Insights & Advice


Don’t Fight the Tape

The news may be absolutely horrible and yet the market moves higher. Several companies this week reported disappointing quarterly earnings. Their stocks skyrocketed. Pay attention, investors. Either step aside or go with the flow but whatever you do –don’t fight the tape.

It is an expression that dates back to a time when stock prices flowed across ticker tapes. On up days in the market the buys would overwhelm the sells and it was useless to fight it. We are in that kind of environment right now. For those who have put money to work back when the S&P 500 bottomed in early March, the gains have been gratifying. Of course, we still have a long way to go before recovering the losses we incurred in 2008 but at least it is a start.

Monday’s 4% sell-off however was a reminder that this is still only a bear market bounce. It simply gave us a taste of what we can expect the market to do once it reaches the top of this bounce but we are not there yet. Readers will recall that I have now moved my target for the S&P 500 from my original objective of 840 to 900 and last week I said there was a distinct possibility we could reach 940 or so. That’s still another 10% to go in addition to the 29.9% the S&P have already attained.

“Why,” asked one client in Great Barrington, “has the markets been so happy with all this bad news. It doesn’t make sense.”

The main reason is that most market participants were expecting even worst. I’ve seen this happen many times before in bear market corrections around the world. It’s about who can make the most bearish predictions or forecasts. Early in 2008, the economists and market pundits (including the Federal Reserve) predicted a minor recession. The Bush administration would not even use the “R” word. Once the numbers started coming in the same crowd flip flopped and suddenly we were in a bad recession. As more statistics came to light and the mood darkened so did their forecasts.

Recall that only a few months ago economists were not ruling out another Great Depression or at least the worst economic tailspin since the Thirties Since then analysts, economists and even Square Pants Sponge Bob have lowered their forecast on everything from consumer spending, company earnings to this year’s worm crop in downtown Tuscaloosa. Right now these numbers are too low. As a result, when weekly unemployment numbers reveal a mere 600,000 job losses or so the market, expecting much worse, rallies in relief.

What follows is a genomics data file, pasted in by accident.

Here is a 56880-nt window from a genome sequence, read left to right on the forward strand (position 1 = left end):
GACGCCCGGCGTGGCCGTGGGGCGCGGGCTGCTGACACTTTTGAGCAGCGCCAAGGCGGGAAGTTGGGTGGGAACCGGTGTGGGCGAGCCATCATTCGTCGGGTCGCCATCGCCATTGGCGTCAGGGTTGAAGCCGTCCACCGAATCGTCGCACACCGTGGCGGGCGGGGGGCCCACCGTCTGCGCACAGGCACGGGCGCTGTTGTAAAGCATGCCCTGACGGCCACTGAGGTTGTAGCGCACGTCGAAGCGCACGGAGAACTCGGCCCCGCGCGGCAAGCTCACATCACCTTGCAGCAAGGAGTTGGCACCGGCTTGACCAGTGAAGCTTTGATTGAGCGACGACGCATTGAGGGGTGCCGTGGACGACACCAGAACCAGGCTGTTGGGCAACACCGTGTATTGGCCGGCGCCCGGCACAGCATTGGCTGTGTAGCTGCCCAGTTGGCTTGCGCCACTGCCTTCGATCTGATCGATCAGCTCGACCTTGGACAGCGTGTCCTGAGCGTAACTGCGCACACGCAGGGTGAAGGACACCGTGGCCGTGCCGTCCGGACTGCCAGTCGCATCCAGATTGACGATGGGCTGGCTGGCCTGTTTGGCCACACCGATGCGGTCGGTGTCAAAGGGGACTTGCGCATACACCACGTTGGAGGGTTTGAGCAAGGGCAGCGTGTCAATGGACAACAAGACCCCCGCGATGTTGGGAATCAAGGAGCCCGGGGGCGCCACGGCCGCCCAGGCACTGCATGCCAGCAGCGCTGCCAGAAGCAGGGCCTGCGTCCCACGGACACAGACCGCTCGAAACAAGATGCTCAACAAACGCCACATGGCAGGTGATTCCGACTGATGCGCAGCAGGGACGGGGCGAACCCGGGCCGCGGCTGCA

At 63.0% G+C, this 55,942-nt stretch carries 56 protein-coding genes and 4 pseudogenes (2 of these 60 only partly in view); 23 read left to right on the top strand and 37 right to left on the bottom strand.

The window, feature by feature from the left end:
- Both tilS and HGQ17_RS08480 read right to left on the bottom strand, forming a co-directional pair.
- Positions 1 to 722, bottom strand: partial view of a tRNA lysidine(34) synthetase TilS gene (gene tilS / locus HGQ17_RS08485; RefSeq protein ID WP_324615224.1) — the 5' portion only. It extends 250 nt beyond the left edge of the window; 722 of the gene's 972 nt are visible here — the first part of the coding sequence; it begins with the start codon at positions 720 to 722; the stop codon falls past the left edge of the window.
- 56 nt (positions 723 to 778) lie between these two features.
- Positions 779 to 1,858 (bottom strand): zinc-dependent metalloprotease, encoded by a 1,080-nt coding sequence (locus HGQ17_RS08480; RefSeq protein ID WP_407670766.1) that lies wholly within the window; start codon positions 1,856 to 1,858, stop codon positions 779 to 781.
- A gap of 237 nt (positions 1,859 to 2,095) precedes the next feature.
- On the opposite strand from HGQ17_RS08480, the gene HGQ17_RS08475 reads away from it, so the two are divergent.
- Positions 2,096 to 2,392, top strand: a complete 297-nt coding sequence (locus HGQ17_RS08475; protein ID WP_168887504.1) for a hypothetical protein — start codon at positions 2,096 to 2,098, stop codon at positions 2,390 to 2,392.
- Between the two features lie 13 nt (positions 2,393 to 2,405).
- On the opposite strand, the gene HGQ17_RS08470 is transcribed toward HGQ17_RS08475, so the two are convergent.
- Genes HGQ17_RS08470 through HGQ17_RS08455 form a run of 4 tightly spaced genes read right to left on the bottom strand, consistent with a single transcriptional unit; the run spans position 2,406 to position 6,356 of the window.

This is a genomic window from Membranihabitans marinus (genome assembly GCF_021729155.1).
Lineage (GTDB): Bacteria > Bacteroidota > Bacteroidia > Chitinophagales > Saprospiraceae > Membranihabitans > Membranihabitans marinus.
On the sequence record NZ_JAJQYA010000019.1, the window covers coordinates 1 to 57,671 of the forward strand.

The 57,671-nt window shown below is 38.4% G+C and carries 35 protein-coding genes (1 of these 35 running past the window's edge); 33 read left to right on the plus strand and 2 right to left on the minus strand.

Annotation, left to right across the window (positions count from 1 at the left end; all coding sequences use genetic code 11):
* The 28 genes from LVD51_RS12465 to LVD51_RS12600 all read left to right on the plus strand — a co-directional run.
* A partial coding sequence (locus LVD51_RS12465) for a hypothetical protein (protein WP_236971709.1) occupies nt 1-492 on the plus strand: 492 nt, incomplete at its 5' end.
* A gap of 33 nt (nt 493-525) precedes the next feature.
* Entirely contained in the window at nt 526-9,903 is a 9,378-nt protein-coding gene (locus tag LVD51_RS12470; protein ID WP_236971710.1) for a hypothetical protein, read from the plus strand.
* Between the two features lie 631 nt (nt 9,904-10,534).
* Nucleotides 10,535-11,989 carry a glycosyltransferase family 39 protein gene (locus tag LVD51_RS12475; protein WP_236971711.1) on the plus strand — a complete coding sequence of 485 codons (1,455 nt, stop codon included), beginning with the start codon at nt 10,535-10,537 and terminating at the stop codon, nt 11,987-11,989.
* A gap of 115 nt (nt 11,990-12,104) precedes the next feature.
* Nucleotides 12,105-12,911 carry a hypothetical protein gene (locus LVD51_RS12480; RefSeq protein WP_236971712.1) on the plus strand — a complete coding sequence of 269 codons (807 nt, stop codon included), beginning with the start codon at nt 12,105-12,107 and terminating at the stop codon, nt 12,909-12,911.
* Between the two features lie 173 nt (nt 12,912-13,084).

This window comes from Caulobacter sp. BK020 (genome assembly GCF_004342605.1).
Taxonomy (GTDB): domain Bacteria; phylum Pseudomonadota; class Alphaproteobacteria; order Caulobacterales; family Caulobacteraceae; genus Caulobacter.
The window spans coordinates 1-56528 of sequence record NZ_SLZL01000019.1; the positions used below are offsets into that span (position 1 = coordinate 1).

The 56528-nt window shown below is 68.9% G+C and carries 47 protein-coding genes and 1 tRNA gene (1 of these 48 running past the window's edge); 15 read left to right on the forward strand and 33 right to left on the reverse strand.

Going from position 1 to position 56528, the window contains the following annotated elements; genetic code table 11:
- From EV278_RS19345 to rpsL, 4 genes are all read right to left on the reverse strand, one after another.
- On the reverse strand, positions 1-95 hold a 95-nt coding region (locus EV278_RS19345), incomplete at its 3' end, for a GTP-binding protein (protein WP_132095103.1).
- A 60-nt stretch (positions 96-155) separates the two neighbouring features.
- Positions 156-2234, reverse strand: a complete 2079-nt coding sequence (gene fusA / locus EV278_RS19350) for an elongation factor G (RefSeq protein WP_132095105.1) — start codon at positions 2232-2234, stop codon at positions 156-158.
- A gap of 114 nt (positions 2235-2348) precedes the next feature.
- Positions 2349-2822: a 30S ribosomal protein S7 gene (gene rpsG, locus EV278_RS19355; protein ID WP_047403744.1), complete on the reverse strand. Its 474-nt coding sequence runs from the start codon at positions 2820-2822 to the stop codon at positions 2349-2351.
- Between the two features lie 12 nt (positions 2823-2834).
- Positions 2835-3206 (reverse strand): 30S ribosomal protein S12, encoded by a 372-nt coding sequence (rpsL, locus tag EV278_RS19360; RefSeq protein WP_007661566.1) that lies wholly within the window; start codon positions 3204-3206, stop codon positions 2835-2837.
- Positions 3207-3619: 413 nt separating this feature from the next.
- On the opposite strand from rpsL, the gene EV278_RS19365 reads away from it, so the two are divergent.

As the markets flourish, optimism blossoms and not even the revelation this week by New York’s Attorney General Andrew Cuomo could ruffle the market’s feathers although it ruffled mine. I find it difficult to accept that both ex-Treasury Secretary Henry Paulson and Fed Chairman Ben Bernanke not only leaned on Ken Lewis, the Chairman and CEO of Bank of America to buy troubled mega-broker Merrill Lynch last year but threatened his job if he didn’t. That was bad enough but if the news reports are to be believed, Lewis was told not to reveal the extent of Merrill’s financial difficulties to the public. These actions raise so many questions that I’m not sure why the media is not all over this.

For the taxpayers, it appears that two of the government’s top financial officials deliberately lied to us. They invested billions of the $750 billion bail-out money in Bank of America/Merrill Lynch knowing full well that those tax dollars would be gone for good. It also raises a myriad of corporate-governance issues concerning the management of Bank of America and the rights of shareholders. Its investors lost billions as Bank of America’s share price plummeted while Merrill’s shareholders were bailed out with B of A’s purchase. And I’m not convinced that this conspiracy stops with these three individuals. How many members of the House or the Senate Banking Committee were aware of this? Will deceit and lies be glossed over once again as “necessary” for the survival of the financial system? What do you think?

In the meantime expect the markets to move higher. There may be another sharp sell-off at S&P 500 level 900 but it will only give buyers an excuse to add to their positions. Enjoy it, luxuriate in your gains but don’t get emotionally attached to the possibility of a new bull market. Remember the old saying “sell in May and go away”? Anyone check the date lately?

Posted in At the Market, The Retired Advisor